I took a TW200 Haines AK by ferry and rode back to WA, 2600 miles last summer. Suggestions - pack light. I sort of threw stuff together right before leaving and could have/should have packed lighter but I did use most of what I brought with me. I stayed at a cabin on the Cassier where the owners told me a solitary female rider came down from AK on a CT a year or two before. Expect a great time. I mostly stayed at hotels but would have preferred camping more than I did.
    Frogg Toggs were great riding in rain, my main coat was some cheap Amazon reflective high viz insulated coat - it is also waterproof, has a warm lined hood and compresses down small. Hefty vacuum bags (no the ones you hook up to a vacuum cleaner) keeps stuff dry and compressed down. Cheap amazon backpacking stove and minimal coleman cooking pot/mug I used every day.
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  18. Awfroad

    Awfroad Adventurer

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    This was the 230 mile test ride to check mileage and ride it hard.

    IMG_4136 (1).JPG
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  19. pnw

    pnw Long timer

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    Nice job with the install. I see you upgraded the rear shocks which I did also, the old ones were shot. I might try Gizmo stronger front springs or the DrATV upgraded forks.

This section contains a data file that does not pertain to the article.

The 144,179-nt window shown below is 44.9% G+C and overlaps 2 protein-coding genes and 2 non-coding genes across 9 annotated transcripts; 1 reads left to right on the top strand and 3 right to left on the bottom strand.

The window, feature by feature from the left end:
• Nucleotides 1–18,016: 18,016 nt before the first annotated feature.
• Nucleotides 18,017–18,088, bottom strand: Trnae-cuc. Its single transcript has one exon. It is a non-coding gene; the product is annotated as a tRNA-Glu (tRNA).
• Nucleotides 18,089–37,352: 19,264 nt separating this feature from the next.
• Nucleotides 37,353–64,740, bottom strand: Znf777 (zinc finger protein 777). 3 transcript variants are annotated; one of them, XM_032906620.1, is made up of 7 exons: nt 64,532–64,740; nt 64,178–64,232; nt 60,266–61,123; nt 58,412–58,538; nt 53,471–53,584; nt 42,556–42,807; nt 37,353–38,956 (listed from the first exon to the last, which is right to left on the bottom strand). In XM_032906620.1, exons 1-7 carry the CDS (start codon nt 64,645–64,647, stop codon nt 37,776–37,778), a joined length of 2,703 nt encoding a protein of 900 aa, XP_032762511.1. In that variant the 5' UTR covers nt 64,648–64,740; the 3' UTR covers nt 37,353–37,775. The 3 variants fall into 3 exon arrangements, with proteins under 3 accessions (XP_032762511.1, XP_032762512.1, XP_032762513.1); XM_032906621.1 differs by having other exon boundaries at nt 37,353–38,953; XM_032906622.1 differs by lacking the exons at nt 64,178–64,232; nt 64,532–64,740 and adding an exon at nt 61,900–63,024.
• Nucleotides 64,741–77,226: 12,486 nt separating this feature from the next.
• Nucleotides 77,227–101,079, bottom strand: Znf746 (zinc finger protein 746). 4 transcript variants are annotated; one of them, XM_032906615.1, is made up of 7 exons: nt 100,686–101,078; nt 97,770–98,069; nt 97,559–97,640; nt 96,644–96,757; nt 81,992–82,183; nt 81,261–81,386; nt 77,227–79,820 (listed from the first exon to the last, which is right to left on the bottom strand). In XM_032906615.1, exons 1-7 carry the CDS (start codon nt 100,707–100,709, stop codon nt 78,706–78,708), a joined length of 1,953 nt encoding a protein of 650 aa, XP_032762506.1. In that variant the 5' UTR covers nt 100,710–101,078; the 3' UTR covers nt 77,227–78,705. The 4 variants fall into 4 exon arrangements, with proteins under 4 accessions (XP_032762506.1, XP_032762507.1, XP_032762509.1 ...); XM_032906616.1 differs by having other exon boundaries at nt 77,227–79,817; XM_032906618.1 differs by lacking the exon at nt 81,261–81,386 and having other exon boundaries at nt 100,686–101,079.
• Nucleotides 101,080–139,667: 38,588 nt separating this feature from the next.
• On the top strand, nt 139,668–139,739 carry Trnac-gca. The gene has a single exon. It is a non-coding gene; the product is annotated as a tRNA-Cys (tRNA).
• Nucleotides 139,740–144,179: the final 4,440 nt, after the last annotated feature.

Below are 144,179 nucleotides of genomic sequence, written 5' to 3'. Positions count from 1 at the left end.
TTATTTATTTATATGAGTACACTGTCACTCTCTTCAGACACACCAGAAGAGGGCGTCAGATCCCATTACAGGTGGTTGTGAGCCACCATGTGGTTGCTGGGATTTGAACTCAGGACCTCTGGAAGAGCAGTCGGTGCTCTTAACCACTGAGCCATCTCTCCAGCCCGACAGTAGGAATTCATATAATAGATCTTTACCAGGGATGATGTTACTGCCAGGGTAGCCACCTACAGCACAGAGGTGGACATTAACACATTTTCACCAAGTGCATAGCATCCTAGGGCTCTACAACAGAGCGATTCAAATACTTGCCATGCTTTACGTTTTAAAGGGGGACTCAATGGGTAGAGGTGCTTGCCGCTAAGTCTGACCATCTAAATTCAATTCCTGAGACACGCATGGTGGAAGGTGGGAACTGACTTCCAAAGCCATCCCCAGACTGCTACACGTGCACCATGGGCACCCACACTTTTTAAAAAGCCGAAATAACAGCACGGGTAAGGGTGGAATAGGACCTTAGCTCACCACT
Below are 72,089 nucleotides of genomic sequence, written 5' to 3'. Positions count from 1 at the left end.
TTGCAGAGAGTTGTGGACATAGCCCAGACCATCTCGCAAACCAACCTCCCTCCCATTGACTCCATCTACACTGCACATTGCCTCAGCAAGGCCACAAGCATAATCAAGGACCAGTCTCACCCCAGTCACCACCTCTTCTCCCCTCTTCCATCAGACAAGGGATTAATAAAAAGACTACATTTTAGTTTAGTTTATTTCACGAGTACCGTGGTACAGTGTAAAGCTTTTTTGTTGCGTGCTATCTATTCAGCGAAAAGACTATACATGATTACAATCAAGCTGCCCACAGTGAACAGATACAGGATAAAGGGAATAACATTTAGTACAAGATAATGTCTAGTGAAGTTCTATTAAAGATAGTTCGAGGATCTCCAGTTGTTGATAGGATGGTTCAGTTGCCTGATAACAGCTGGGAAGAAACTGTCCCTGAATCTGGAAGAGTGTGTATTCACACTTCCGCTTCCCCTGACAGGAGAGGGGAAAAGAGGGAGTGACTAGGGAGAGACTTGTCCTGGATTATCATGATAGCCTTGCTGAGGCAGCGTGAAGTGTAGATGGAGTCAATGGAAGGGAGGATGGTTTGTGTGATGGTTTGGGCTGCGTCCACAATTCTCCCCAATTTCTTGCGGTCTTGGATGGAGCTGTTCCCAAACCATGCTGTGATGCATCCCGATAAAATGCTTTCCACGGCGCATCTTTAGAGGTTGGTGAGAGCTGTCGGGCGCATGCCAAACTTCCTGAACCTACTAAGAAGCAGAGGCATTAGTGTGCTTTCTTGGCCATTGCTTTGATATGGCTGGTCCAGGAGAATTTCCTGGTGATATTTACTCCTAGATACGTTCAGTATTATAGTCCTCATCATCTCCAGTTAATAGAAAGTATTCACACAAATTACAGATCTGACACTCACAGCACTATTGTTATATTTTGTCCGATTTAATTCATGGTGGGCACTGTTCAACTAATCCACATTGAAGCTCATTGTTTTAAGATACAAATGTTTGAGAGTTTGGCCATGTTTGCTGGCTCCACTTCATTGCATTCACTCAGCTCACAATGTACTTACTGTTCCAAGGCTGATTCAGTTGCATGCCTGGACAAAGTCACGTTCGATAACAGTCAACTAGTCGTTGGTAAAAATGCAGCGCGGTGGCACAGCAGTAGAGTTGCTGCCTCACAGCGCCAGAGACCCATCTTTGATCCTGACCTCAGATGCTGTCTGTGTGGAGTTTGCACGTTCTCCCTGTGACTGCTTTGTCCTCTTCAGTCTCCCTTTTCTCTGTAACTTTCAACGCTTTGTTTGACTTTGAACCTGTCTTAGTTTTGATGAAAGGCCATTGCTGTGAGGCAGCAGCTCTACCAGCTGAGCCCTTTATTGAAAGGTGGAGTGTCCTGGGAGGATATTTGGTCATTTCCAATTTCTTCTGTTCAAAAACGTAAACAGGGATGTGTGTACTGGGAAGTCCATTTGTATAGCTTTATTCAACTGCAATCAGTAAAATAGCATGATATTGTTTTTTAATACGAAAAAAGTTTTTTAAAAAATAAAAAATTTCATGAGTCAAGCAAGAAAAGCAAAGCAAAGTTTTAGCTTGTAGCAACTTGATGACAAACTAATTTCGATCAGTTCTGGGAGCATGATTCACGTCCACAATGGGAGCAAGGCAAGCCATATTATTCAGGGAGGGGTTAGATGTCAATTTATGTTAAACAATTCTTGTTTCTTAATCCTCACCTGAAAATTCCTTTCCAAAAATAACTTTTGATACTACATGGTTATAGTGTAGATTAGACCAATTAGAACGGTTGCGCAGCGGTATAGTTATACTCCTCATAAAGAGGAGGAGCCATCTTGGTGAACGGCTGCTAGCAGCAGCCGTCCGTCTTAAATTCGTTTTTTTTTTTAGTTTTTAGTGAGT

We took a couple CTs on the WABDR 4 years ago and they did fine on some pretty steep and rough roads even with the old springs - just bottomed out a lot. Each rider was over #200 and we had surplus Molle packs which are heavy. Had a great time but limited some by a really nasty fire season, unfortunately that seems to be a every year, each year worse than the last sort of thing.
    #19
  20. Awfroad

    Awfroad Adventurer

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    I've got stiffer after market springs in the front, the rears ae actually a little stiff but will be better with the load on them.
    #20